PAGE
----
The last four times a president went into midterm elections holding unified control of the White House, Senate and House of Representatives, as Joe Biden and Democrats do now, voters have revoked it.
It happened to Donald Trump in 2018, Barack Obama in 2010, George W. Bush in 2006 and Bill Clinton in 1994: All lost control of at least one congressional chamber, crippling their ability to advance their legislative agendas. In fact, no president who went into midterms with unified control of government has successfully defended it since Jimmy Carter in 1978, when Democrats were still cushioned by the enormous margins they amassed in the backlash against Richard Nixon’s Watergate scandal.
That’s the foreboding history heightening Democratic anxiety about their struggle to move the key pillars of their economic and voting rights agenda past the resistance of Sens. Joe Manchin of West Virginia and Kyrsten Sinema of Arizona.
Over the past roughly 50 years it has grown much more difficult that it was earlier in the 20th century for either party to achieve, and especially to sustain, simultaneous control of the White House and both congressional chambers. Moreover, since the 1970s, neither party has regained unified control of government faster than 10 years after losing it.
With unified control now typically expiring quickly and returning only slowly, both parties have felt enormous pressure to squeeze as much of their legislative agendas as possible into the brief, and widely separated, windows when they hold all the levers of government.
That instinct has fueled the Democratic urgency about passing Biden’s sweeping Build Back Better bill – which represents a compendium of party priorities that have accumulated since Democrats last held unified control of government, in Obama’s first two years – as well as the twin voting rights bills nearing make-or-break Senate votes later this month. It also explains why Democrats are so nervous about the possibility that resistance, in various forms, by Manchin and Sinema could block either or both of those huge party priorities.
Among Democrats, there’s a widespread fear that if Manchin and Sinema prevent them from moving these bills into law in the current legislative session, it may be years before they get another chance. The difficulty both parties have faced holding unified control for any sustained period over the past half century suggests that anxiety is entirely justified.
Unified government was more the norm
Divided government – in which one party holds the White House and the other holds one or both chambers of Congress – has become so routine in modern politics that it’s easy to forget what a departure it represents from the dynamics through the heart of the 20th century. For most of those decades, the country’s default instinct was to give one party the keys to government and say, in effect, you drive for a while.
From 1896 to 1968, one party or the other simultaneously controlled the White House and both congressional chambers for 58 of those 72 years. Unified control was not only common, but it also was often extended. Early in that period, Republicans held a governing trifecta for 14 consecutive years (1896 to 1910) under Presidents William McKinley, Theodore Roosevelt and William Howard Taft; later Democrats matched that achievement under Presidents Franklin D. Roosevelt and Harry Truman from 1932 to 1946. Republicans controlled all three branches for the entire decade of the 1920s; Democrats controlled all three branches from 1961 through 1968.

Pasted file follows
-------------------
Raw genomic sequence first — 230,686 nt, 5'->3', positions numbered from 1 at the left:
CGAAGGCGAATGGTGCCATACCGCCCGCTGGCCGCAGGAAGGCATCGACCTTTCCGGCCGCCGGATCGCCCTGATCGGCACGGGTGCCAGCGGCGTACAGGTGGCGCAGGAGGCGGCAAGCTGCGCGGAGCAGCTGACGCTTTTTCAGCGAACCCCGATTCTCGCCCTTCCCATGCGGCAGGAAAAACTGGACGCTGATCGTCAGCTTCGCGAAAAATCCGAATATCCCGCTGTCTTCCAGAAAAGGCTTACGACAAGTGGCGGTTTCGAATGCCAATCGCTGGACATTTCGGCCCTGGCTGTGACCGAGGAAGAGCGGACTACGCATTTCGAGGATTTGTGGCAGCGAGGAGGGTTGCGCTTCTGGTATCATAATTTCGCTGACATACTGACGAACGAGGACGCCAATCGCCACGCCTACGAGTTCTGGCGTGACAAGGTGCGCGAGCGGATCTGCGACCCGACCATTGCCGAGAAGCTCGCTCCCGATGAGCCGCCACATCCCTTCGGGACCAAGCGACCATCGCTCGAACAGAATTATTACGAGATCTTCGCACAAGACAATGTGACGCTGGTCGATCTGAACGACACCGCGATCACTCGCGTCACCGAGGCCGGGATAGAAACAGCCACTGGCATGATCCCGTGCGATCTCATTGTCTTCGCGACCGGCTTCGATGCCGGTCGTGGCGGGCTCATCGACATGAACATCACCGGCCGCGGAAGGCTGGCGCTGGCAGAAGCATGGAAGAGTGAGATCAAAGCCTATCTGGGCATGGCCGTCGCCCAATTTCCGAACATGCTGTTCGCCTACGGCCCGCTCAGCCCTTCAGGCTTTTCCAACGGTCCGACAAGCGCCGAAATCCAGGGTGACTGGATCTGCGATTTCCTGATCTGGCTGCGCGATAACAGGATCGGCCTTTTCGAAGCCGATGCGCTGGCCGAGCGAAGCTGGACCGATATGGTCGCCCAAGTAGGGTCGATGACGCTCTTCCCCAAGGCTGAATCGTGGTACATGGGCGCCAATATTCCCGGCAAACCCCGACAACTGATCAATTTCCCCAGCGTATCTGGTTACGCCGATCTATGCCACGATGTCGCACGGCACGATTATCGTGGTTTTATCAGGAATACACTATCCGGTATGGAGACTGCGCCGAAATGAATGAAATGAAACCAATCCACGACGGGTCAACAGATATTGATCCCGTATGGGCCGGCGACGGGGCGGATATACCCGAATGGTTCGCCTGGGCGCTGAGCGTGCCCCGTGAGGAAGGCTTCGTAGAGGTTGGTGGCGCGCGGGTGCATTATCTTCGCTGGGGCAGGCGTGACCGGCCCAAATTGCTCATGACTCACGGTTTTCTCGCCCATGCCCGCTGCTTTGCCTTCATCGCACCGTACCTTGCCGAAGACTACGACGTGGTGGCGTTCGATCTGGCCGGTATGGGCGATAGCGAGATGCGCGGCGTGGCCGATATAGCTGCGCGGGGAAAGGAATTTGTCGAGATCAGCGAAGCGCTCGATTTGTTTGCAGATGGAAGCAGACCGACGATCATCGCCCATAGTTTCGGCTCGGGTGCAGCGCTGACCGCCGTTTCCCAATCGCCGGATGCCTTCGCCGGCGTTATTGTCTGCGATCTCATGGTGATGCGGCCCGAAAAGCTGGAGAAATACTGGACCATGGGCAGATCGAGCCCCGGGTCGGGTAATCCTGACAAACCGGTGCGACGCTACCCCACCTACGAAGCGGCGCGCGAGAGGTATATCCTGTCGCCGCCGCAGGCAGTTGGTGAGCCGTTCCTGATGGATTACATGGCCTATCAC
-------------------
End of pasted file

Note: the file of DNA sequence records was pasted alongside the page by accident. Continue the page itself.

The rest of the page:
Since 1968, the story has been very different. One party or the other has held unified control of government for just 16 of these past 54 years. Neither side has maintained unified control since 1968 for more than four consecutive years. Carter did that throughout his only term (though his congressional majorities depended on very conservative Democrats from what was then still the one-party South who often voted against him.) Bush also had a four-year span of control.
(Bush’s story is complicated: After the razor-thin 2000 election, he came into office with unified control but lost it within months when disaffected GOP Sen. Jim Jeffords of Vermont quit the Republican caucus and shifted the majority in the previously 50-50 Senate to the Democrats. In the post-9/11 election of 2002, Republicans maintained control of the House and regained the majority in the Senate. Bush defended those majorities in his 2004 reelection, but in 2006, the first time he went into a midterm with unified control, Republicans lost both chambers.)
Bush’s loss of his congressional majorities in the 2006 midterms was typical of the modern experience. Clinton, Obama and Trump all came into office with unified control of government and then lost it in their first midterms, with Obama and Trump surrendering the House and Clinton losing both chambers, to the other party.
Veterans of both the White House and congressional leadership agree that growing awareness of these trends has encouraged each side to front-load as much of its legislative agenda as possible into its first two years. David Axelrod, the top political strategist for Obama, who’s now a CNN senior political commentator, says that administration was “unequivocally” aware of the likelihood it would not preserve unified control past its first midterms.
“Even before we took office, we knew the economic catastrophe we were inheriting, which promised to be long and deep, meant we faced a calamitous midterm,” Axelrod told me in an email. “That meant if we wanted to accomplish anything meaningful, it would have to come in the first two years, when we had large majorities in both chambers. It’s why President Obama moved the Affordable Care Act when he did.”
Brendan Buck, the counselor to House Speaker Paul Ryan when Republicans held unified control under Trump in 2017, likewise says that “we were well aware … that our time was fleeting and the window was closing just as soon as we took over. That shadow of history was hanging over us the entire time. … It made us aware that this was the window we have and we are going to throw everything we have on it.”